2-2.5 kilometers downhill from Rishyap, the 2nd last village of West Bengal a small village within ideal trekking rout. You can go through the main road which is 1 kilometer uphill from Rishyap and then turn left for downhill within the jungle. Other than that there is a short cart. The short cart road is very beautiful and enjoyable for an ideal trek. Start walking from in front of the Resort Sonar Tari for downhill. There is a narrow footpath here. You need to cross a small falls to reach the main village. Cross the village and ask for the “Mandir” road, the villagers will show you the road for Seole Village. There is a big “Shri Shiva Buddha Temple” at the end of the village.  Tired?? Take rest and ask water from any village houses, they are very helpful.

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The Char Bangla Mandir or temple is located in Azimganj, Baranagore of Murshidabad district. It was built by Rani Bhavani, the Queen of Natore in 18th century. The temple complex comprises of twin Ek-Bangla temples heavily decorated entrance and the temples standing on 3 arches supported by pillars measuring 0.85m till the first tier and from there to the second tier measuring 0.62m. The main entrance of the complex is west facing and the dimension of each temple is 6.90×7.80m. The height of each of the temple is 5.50m. The temples are exquisite examples of ornamentation on terracotta of Bengal. The temple in the east also has delicate plaster work on it. Some scenes from Hindu puranas and epics have been depicted on the decorated bricks.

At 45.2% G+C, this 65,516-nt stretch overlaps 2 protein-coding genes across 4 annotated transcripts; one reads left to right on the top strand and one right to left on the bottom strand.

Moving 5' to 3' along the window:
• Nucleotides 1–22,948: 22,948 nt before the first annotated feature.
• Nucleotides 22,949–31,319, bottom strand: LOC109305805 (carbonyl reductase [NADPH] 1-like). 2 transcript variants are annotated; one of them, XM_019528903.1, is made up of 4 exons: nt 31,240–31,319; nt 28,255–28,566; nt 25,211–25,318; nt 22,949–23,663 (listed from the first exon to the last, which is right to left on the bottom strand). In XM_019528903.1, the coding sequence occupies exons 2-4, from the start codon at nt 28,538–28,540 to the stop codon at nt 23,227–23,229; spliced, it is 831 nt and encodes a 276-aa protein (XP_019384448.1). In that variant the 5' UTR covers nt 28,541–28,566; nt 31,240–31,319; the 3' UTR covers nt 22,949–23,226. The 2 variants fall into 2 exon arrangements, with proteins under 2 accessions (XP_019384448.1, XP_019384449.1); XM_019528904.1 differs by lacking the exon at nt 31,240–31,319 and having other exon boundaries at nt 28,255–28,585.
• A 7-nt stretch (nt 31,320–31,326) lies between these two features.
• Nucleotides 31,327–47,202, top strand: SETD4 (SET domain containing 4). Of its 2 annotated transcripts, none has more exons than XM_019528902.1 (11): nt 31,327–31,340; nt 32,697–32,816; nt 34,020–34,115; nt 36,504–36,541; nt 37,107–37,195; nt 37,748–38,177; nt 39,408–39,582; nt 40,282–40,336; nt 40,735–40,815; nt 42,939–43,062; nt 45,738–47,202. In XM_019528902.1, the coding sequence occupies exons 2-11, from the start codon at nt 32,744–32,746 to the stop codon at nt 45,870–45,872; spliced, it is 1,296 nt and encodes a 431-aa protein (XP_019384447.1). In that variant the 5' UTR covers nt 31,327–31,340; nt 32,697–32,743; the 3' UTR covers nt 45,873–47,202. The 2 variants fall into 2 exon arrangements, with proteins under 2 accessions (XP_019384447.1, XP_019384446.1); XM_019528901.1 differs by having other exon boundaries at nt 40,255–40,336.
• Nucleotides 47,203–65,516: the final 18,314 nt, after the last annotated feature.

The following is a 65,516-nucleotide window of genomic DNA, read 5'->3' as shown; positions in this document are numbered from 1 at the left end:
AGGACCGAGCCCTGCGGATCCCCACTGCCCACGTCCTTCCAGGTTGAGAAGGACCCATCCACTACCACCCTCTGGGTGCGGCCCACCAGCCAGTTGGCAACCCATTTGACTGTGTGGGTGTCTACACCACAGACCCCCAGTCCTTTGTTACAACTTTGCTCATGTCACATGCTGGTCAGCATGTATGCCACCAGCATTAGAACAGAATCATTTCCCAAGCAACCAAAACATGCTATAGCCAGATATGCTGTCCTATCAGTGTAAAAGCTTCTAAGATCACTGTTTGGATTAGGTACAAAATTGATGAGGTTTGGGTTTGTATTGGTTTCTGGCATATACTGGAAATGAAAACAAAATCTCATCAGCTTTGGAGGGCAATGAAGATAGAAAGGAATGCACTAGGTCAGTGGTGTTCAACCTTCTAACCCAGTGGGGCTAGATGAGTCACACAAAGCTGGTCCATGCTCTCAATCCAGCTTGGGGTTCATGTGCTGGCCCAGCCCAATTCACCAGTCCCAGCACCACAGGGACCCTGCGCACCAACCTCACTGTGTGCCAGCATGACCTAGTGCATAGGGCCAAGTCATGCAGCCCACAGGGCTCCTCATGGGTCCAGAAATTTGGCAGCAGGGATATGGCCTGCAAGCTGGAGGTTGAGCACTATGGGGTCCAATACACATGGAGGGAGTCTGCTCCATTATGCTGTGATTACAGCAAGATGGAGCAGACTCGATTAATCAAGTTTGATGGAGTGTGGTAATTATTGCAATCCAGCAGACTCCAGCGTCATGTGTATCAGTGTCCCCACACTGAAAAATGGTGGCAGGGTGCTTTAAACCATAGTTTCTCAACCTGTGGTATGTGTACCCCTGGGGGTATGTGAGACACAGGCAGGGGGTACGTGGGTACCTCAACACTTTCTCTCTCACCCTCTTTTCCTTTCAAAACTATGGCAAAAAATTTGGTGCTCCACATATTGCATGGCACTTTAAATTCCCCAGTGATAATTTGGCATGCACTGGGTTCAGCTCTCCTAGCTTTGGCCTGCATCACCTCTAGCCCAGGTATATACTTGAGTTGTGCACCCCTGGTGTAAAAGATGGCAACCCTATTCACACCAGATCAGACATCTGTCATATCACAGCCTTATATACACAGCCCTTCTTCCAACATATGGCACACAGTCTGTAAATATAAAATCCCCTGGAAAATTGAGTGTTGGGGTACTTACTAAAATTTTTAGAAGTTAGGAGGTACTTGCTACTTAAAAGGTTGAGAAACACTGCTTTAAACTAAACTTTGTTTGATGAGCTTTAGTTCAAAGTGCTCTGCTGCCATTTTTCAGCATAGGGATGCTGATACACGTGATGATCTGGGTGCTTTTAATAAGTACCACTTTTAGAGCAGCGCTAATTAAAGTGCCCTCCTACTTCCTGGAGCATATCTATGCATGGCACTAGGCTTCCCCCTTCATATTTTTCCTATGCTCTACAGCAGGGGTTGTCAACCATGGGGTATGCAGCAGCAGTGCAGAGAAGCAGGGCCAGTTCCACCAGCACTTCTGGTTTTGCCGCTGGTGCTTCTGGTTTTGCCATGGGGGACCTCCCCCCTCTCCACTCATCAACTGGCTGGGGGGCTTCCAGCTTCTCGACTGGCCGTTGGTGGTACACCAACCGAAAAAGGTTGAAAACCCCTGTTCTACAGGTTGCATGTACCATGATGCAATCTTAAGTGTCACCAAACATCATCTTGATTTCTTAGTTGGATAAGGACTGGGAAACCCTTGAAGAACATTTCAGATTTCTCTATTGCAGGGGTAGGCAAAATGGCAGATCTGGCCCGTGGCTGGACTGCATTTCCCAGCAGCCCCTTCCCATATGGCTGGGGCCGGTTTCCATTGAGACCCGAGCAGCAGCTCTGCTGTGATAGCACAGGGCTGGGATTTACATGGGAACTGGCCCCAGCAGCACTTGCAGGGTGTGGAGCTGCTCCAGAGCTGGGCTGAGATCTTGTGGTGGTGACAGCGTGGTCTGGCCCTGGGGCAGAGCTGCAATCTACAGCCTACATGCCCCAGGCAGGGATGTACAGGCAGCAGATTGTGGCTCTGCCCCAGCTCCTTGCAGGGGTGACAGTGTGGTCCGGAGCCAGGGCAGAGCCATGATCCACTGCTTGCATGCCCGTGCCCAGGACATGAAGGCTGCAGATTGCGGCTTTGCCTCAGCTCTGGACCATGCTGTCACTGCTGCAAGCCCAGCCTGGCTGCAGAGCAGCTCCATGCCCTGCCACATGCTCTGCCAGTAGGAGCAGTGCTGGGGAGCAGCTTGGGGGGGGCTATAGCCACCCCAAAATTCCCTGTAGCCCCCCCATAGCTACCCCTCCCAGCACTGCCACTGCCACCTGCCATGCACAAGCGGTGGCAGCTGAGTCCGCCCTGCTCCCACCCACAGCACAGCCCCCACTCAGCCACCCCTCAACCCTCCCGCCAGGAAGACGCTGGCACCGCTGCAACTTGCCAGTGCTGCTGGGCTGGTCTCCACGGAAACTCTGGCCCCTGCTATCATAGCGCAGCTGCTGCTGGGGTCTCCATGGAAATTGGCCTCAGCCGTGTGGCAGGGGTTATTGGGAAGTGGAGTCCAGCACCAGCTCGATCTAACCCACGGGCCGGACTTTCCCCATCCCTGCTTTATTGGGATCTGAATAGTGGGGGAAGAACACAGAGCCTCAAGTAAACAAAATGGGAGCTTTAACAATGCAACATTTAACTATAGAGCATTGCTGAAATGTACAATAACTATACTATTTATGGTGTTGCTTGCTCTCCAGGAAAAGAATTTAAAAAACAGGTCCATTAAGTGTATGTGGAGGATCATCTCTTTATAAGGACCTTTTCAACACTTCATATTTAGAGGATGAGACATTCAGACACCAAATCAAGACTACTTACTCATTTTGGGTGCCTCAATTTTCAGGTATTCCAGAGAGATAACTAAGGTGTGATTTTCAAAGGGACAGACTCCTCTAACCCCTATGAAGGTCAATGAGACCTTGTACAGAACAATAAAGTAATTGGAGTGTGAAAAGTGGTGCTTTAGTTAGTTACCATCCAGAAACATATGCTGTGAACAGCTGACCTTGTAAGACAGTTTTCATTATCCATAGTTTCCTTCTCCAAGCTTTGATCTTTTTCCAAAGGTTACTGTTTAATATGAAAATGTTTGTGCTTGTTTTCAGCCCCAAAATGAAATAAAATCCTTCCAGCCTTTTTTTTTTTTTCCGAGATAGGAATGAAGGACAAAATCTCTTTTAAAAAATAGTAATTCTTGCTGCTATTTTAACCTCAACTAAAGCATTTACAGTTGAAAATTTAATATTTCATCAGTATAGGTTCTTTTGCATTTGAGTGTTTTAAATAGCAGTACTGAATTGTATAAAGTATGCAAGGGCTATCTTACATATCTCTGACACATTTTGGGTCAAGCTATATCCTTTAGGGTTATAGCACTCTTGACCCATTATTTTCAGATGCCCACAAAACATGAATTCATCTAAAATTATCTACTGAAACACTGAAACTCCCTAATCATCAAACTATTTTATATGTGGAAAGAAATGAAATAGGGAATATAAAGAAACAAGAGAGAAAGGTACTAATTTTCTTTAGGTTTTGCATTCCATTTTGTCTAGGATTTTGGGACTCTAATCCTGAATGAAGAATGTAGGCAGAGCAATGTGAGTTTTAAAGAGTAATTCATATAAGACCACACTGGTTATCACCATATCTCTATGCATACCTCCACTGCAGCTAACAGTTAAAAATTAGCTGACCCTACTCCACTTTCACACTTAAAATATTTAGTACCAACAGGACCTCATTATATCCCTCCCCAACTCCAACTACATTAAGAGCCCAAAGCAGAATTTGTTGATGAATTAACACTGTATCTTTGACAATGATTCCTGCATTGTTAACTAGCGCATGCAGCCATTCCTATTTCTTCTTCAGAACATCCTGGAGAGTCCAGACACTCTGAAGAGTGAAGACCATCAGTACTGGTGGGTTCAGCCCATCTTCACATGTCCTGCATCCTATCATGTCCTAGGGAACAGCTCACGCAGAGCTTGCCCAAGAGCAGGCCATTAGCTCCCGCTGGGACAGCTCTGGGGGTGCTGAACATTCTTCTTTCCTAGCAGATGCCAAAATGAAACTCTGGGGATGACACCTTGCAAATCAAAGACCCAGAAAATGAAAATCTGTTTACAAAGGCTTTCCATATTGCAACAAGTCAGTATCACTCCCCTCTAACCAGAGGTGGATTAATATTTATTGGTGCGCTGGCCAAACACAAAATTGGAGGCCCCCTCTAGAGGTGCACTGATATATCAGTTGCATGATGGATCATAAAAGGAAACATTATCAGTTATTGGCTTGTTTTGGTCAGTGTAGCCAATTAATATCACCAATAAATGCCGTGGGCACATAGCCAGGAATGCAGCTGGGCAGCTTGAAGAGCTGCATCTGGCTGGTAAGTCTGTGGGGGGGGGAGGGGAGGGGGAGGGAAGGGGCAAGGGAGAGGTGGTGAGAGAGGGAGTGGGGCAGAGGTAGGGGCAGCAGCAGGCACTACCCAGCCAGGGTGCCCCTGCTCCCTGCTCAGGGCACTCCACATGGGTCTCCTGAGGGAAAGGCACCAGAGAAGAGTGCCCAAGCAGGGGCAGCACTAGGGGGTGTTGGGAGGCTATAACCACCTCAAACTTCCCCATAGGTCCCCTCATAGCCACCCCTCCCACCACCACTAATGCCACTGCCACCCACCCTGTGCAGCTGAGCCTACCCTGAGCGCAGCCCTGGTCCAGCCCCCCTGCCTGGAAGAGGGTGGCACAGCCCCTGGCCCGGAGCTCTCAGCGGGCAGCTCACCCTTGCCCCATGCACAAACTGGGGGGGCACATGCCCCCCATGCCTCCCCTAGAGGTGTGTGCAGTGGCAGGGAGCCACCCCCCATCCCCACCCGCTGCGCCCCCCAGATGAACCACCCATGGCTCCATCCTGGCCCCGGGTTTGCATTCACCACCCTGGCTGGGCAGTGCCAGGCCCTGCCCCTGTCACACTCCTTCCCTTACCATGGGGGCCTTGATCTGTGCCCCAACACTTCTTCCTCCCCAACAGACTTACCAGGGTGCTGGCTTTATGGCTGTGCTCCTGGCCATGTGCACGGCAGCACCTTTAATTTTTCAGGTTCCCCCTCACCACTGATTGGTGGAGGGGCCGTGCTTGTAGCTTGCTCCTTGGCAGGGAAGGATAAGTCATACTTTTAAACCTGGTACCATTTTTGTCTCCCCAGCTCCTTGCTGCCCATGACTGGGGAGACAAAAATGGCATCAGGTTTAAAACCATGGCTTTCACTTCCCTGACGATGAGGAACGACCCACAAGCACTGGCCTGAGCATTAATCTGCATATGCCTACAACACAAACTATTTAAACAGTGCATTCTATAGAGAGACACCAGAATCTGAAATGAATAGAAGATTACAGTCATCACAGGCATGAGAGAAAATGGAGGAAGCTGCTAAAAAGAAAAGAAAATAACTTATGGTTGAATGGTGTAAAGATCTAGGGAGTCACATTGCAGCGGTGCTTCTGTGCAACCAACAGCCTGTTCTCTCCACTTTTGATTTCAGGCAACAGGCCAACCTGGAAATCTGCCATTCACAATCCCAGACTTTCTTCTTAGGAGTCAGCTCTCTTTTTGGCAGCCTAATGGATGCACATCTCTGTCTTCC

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Adinathji Mandir is situated in the premises of Kathgola gardens which also houses the famous Kathgola Palace. Adinathji Mandir is also known as Pareshnath Temple dedicated to Bhagwan Adishvar. The deity is almost 90 centimeters high sitting on padmasana posture and is believed to be 900 years old. Lakhsmipat Singh Dugar built it in 1933 with white marble making it look pristine. The mandir is absolutely white in color with onion shaped domes. The architecture of the Mandir is influenced by Moghul, European, Rajasthani, traditional Jain and Bengali styles. It houses 17 images of Jain Tirthankaras.

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Photo Courtesy: Flickr/Jyoti Prakash Bhattacharjee

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